BY CHUCK VANDENBERG
LEE COUNTY - LeeComm dispatcher Tony Keefe has less than a year of certification with Lee County's new Total Response software, but the time training came in handy on Nov. 20.
Keefe was manning a LeeComm E911 line on that day when a call came in from a man whose wife was suffering a heart attack and was unresponsive.
In a matter of moments, Keefe worked with other dispatchers to send Lee County EMS to the location of the incident and then pulled up what's called a Total Response software suite on his computer screen and began instructing the husband on how to provide CPR.
With Lee County Ambulance about seven minutes away, Keefe went to work talking the man through administering CPR. As medical crews arrived, the woman had regained a pulse and was breathing on her own.
Keefe said his instincts just grabbed onto his training with the software.
"There's a little nerve that kicks in with every 911 call you get and you hope don't have to fall back on your training," Keefe said.
"I take these classes and trainings to get these certifications and it's not a case of if you're going to use them, it's a question of when. Instinctively, once you hear that someone isn't breathing, immediately kicks you over to finding out what's happening to preserve life."
Travis Solem, the LeeComm director, said the software was implemented when the county took over the ambulance service in July. Prior to that, all calls for EMS services were forwarded to Lee County Ambulance dispatchers as part of that private group.
"LeeComm recently upgraded their call center with Total Response® Emergency Call Handling software to guide their dispatchers through all types of emergency calls. This change is already paying off for the call center and the community," Solem said.
"Within seconds, the dispatcher sent EMS to the home, pulled up the CPR procedure in the Total Response software, and guided the caller in how to get started doing compressions."
Solem said getting CPR started as soon as possible has a tremendous impact on survival rates.
"If it wasn't for this dispatcher's preparation and tools, this outcome could have been very different," he said.
Lee County EMS presented Keefe with a Code Save Award indicating that his timeliness and CPR instruction led to saving the woman's life.
Solem said the software is based on how the caller answers a preset list of questions. Those answers trigger a script in the system so that dispatchers don't have to go through a recall process.
"You're not doing it off the cuff per se, you're doing things based on prompts from what the caller is telling you," he said. "It gives you something to follow rather than having to think about what comes next."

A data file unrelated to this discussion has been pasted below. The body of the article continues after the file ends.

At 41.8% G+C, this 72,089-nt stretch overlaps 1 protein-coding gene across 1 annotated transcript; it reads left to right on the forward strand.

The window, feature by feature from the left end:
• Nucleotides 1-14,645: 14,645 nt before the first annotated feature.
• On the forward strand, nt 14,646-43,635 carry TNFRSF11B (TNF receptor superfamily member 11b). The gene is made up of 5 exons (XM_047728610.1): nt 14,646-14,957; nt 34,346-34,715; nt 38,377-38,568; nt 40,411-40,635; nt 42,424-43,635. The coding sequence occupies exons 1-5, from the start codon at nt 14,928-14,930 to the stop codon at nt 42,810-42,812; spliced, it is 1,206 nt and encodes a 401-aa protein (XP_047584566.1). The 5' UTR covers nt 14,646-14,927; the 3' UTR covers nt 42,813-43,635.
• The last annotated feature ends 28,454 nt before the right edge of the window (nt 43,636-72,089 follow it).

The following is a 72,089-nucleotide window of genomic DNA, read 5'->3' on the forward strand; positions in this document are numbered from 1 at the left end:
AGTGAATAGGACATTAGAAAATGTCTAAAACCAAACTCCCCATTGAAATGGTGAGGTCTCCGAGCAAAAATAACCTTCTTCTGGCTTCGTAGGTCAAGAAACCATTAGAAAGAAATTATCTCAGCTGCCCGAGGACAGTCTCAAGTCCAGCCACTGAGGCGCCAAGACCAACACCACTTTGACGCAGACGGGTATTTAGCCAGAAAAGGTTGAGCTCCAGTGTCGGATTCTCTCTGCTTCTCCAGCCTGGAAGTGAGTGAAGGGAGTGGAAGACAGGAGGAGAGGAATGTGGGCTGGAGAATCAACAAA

He said there are different preset scripts for different emergencies such as diabetic emergencies, uncontrolled bleeding, suicide, and fire calls.
"We implemented it about a month after we took over the ambulance and by the time we got all the training done and software installed it was mid-August. Taking over the county ambulance dispatching system came with taking ownership of the ambulance service."
Keefe had just finished his training and proctored certification about 12 weeks ago.
He said saving the life would have been much more complicated had it not been for the team of dispatchers on duty at the same time.
"While I was on the phone giving CPR instructions, they were quick to send emergency personnel without hesitation. My team worked without hesitancy in this situation, just like every emergency call we deal with. Anthony and Emily assisted me in this call with the dispatch of emergency personnel and answering radio traffic while I was working during the CPR process," he said.
Total Response, the program the dispatcher was using, was created by the Connecticut-based company, PowerPhone. It ensures the dispatchers are prepared for any call that comes through the other end of the phone. It serves as a guide for 911 call takers, allowing them to ask better questions of callers and relay scene information faster and more accurately to Lee County responders. Most importantly, in this case, it gave the caller the life-saving help they needed before responders could arrive.
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